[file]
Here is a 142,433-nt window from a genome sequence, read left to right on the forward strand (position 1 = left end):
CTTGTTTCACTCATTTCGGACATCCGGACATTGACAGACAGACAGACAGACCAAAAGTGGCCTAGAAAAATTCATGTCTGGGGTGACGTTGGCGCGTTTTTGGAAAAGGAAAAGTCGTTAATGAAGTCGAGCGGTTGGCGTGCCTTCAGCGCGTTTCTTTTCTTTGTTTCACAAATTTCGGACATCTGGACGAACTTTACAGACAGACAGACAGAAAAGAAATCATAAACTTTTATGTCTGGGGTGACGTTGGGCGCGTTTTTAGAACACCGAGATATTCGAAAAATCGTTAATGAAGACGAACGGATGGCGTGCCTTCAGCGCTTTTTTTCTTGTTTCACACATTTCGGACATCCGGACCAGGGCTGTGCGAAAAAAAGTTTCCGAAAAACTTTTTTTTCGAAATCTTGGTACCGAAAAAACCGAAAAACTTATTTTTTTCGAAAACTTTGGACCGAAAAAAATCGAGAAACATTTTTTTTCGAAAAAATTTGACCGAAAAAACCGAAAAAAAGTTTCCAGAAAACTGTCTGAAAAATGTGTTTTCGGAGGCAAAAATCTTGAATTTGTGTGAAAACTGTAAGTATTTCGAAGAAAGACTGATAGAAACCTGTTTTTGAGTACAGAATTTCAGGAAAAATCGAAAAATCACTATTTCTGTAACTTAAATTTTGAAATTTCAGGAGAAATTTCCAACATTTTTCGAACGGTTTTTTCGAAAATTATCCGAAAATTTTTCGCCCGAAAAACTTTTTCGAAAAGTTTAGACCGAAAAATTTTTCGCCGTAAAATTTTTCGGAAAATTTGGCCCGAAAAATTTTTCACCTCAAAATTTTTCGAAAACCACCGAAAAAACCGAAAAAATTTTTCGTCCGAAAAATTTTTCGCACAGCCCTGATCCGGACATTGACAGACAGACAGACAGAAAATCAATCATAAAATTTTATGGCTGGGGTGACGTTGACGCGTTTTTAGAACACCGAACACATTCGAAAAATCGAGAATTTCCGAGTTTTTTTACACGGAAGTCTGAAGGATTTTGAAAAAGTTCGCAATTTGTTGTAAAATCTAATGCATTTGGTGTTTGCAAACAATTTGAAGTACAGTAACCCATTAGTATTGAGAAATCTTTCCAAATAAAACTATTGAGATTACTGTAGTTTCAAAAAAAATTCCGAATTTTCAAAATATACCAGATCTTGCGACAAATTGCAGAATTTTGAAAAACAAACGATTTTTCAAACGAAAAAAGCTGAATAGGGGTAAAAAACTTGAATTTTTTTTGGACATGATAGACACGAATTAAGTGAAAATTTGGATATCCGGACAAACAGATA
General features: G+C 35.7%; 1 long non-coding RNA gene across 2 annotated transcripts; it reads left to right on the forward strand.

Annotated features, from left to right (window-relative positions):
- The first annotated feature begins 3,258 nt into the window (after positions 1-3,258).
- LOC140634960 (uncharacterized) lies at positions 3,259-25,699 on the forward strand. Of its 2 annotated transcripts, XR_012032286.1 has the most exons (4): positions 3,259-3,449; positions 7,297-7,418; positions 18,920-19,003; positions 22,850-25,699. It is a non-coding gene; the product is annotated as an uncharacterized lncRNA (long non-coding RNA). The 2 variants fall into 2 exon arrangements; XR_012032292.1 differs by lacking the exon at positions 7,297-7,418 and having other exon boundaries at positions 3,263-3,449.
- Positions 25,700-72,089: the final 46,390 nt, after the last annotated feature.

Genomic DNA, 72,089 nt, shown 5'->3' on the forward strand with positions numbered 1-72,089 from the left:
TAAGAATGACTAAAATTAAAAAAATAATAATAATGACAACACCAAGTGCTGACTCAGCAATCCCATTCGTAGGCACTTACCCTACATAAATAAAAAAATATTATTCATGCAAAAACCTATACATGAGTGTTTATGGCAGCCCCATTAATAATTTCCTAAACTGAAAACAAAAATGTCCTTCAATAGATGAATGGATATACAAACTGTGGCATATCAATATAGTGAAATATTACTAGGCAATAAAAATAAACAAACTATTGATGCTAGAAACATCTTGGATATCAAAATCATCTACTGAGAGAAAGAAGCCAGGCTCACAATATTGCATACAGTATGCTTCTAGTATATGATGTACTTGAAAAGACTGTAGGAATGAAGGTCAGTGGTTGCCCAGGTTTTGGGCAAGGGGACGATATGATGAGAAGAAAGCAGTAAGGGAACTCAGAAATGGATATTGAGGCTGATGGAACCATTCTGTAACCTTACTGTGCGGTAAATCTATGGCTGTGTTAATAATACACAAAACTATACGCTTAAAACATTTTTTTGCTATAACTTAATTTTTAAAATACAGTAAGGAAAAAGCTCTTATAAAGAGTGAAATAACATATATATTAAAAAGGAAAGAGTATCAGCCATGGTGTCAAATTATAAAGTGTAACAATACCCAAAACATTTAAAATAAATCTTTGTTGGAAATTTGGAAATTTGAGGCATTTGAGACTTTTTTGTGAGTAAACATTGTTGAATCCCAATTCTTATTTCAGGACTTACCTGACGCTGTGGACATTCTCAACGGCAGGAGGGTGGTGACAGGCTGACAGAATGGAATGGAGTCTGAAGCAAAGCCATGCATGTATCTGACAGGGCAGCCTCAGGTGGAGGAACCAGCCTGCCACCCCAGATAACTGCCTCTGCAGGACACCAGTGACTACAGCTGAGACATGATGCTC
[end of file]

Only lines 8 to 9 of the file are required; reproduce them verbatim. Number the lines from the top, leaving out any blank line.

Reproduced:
Genomic DNA, 72,089 nt, shown 5'->3' on the forward strand with positions numbered 1-72,089 from the left:
TAAGAATGACTAAAATTAAAAAAATAATAATAATGACAACACCAAGTGCTGACTCAGCAATCCCATTCGTAGGCACTTACCCTACATAAATAAAAAAATATTATTCATGCAAAAACCTATACATGAGTGTTTATGGCAGCCCCATTAATAATTTCCTAAACTGAAAACAAAAATGTCCTTCAATAGATGAATGGATATACAAACTGTGGCATATCAATATAGTGAAATATTACTAGGCAATAAAAATAAACAAACTATTGATGCTAGAAACATCTTGGATATCAAAATCATCTACTGAGAGAAAGAAGCCAGGCTCACAATATTGCATACAGTATGCTTCTAGTATATGATGTACTTGAAAAGACTGTAGGAATGAAGGTCAGTGGTTGCCCAGGTTTTGGGCAAGGGGACGATATGATGAGAAGAAAGCAGTAAGGGAACTCAGAAATGGATATTGAGGCTGATGGAACCATTCTGTAACCTTACTGTGCGGTAAATCTATGGCTGTGTTAATAATACACAAAACTATACGCTTAAAACATTTTTTTGCTATAACTTAATTTTTAAAATACAGTAAGGAAAAAGCTCTTATAAAGAGTGAAATAACATATATATTAAAAAGGAAAGAGTATCAGCCATGGTGTCAAATTATAAAGTGTAACAATACCCAAAACATTTAAAATAAATCTTTGTTGGAAATTTGGAAATTTGAGGCATTTGAGACTTTTTTGTGAGTAAACATTGTTGAATCCCAATTCTTATTTCAGGACTTACCTGACGCTGTGGACATTCTCAACGGCAGGAGGGTGGTGACAGGCTGACAGAATGGAATGGAGTCTGAAGCAAAGCCATGCATGTATCTGACAGGGCAGCCTCAGGTGGAGGAACCAGCCTGCCACCCCAGATAACTGCCTCTGCAGGACACCAGTGACTACAGCTGAGACATGATGCTC